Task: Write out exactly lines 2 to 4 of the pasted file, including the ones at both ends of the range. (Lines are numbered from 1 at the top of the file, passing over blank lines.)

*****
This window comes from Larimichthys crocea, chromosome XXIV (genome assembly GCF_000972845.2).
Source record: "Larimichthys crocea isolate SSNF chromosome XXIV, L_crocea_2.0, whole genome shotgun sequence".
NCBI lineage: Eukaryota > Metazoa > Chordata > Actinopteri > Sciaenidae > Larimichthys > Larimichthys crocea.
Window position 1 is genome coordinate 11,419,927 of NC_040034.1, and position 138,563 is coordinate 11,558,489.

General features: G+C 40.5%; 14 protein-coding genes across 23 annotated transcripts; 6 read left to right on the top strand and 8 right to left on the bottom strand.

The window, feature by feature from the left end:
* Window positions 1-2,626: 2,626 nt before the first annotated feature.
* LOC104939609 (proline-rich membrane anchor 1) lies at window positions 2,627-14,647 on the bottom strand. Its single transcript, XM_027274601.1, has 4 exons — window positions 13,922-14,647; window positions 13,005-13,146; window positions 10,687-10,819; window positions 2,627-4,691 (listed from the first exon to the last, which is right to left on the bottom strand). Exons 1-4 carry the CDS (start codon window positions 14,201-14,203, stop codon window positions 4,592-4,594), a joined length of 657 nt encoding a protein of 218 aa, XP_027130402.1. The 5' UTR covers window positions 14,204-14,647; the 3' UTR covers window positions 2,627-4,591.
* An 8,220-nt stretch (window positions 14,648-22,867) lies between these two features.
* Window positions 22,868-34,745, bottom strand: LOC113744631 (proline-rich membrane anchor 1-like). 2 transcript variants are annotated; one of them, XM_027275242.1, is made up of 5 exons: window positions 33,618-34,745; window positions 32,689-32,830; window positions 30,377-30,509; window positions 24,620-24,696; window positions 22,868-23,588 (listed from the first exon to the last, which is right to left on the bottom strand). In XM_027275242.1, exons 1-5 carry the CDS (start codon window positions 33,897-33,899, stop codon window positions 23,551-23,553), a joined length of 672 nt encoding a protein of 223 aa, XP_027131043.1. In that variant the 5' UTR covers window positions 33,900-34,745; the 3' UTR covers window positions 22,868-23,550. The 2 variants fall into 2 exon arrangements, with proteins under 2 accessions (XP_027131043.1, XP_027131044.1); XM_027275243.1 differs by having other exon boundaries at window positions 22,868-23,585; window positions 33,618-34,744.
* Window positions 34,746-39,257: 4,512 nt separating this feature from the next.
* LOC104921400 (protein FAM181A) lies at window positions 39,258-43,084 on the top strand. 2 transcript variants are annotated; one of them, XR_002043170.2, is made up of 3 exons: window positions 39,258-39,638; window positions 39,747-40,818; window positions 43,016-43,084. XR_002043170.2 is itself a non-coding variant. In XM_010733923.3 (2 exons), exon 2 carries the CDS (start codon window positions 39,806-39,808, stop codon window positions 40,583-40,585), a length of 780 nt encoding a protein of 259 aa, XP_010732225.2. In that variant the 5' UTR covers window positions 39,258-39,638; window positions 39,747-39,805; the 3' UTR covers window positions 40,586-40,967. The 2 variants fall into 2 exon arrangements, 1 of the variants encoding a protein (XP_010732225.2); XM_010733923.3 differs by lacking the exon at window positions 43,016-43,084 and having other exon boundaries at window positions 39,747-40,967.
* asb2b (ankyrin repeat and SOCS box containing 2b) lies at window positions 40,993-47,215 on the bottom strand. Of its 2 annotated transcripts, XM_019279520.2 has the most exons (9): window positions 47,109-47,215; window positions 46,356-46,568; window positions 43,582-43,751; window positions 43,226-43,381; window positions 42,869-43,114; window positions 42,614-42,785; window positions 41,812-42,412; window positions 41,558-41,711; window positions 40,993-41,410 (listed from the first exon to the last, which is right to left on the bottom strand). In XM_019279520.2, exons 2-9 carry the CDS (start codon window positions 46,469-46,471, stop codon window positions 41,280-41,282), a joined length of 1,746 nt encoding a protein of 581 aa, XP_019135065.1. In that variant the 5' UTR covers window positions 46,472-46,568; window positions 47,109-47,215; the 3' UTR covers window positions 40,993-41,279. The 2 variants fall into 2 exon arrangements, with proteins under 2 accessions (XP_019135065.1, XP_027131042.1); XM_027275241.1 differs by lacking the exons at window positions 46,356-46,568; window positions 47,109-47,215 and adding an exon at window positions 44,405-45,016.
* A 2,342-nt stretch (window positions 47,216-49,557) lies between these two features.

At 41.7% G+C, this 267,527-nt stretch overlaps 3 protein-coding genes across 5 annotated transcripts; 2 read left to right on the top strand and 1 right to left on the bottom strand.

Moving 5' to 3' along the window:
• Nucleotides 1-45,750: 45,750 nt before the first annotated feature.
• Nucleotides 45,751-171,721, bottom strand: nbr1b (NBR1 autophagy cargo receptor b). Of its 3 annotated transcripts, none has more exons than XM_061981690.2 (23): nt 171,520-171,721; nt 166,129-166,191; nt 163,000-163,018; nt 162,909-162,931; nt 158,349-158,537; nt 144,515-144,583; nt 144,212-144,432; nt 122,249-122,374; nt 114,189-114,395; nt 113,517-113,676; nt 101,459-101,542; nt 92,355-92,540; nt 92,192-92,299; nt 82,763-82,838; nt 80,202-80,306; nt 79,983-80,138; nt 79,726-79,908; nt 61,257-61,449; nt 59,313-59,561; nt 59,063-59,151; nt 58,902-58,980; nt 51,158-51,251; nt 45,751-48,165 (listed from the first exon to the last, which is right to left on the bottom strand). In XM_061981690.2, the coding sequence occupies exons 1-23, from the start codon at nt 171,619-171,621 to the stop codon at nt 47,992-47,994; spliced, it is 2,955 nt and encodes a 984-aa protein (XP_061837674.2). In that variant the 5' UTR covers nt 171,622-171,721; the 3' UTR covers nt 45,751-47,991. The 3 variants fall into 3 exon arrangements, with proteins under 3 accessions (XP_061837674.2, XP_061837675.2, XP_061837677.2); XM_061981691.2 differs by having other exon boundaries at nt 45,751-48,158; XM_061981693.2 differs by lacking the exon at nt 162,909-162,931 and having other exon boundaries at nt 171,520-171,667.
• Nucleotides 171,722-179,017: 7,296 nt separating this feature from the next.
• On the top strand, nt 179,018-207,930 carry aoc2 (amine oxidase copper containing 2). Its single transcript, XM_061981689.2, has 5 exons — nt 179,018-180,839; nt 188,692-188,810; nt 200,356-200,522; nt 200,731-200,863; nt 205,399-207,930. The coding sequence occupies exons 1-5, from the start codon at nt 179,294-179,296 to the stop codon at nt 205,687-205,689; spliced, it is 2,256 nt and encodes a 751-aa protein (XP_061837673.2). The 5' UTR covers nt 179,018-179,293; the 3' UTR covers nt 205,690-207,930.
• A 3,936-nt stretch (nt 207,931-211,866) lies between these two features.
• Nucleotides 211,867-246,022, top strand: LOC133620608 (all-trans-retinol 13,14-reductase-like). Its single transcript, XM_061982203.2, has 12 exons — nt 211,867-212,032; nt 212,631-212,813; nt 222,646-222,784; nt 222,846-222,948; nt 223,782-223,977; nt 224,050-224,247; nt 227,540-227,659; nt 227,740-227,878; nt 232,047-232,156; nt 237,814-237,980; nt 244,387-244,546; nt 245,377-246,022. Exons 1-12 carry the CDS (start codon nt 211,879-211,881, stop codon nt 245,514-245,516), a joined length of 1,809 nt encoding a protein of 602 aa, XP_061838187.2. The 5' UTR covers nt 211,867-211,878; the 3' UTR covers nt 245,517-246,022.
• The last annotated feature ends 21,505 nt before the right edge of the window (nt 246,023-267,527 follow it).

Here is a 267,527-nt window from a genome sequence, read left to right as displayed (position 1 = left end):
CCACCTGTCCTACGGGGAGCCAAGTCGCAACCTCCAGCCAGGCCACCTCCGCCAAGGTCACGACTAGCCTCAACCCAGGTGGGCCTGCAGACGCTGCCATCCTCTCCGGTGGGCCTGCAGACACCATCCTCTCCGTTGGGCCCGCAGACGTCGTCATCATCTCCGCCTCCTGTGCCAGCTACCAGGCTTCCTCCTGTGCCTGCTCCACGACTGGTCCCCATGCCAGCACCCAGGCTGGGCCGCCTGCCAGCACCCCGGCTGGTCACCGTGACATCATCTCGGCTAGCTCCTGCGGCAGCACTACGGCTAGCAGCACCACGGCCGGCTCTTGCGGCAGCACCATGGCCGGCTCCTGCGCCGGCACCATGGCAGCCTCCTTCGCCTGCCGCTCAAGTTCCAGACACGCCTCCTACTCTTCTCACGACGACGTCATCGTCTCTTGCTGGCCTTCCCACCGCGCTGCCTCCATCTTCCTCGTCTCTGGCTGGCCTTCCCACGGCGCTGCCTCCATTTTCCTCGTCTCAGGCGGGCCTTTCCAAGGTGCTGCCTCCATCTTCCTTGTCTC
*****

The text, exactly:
Source record: "Larimichthys crocea isolate SSNF chromosome XXIV, L_crocea_2.0, whole genome shotgun sequence".
NCBI lineage: Eukaryota > Metazoa > Chordata > Actinopteri > Sciaenidae > Larimichthys > Larimichthys crocea.
Window position 1 is genome coordinate 11,419,927 of NC_040034.1, and position 138,563 is coordinate 11,558,489.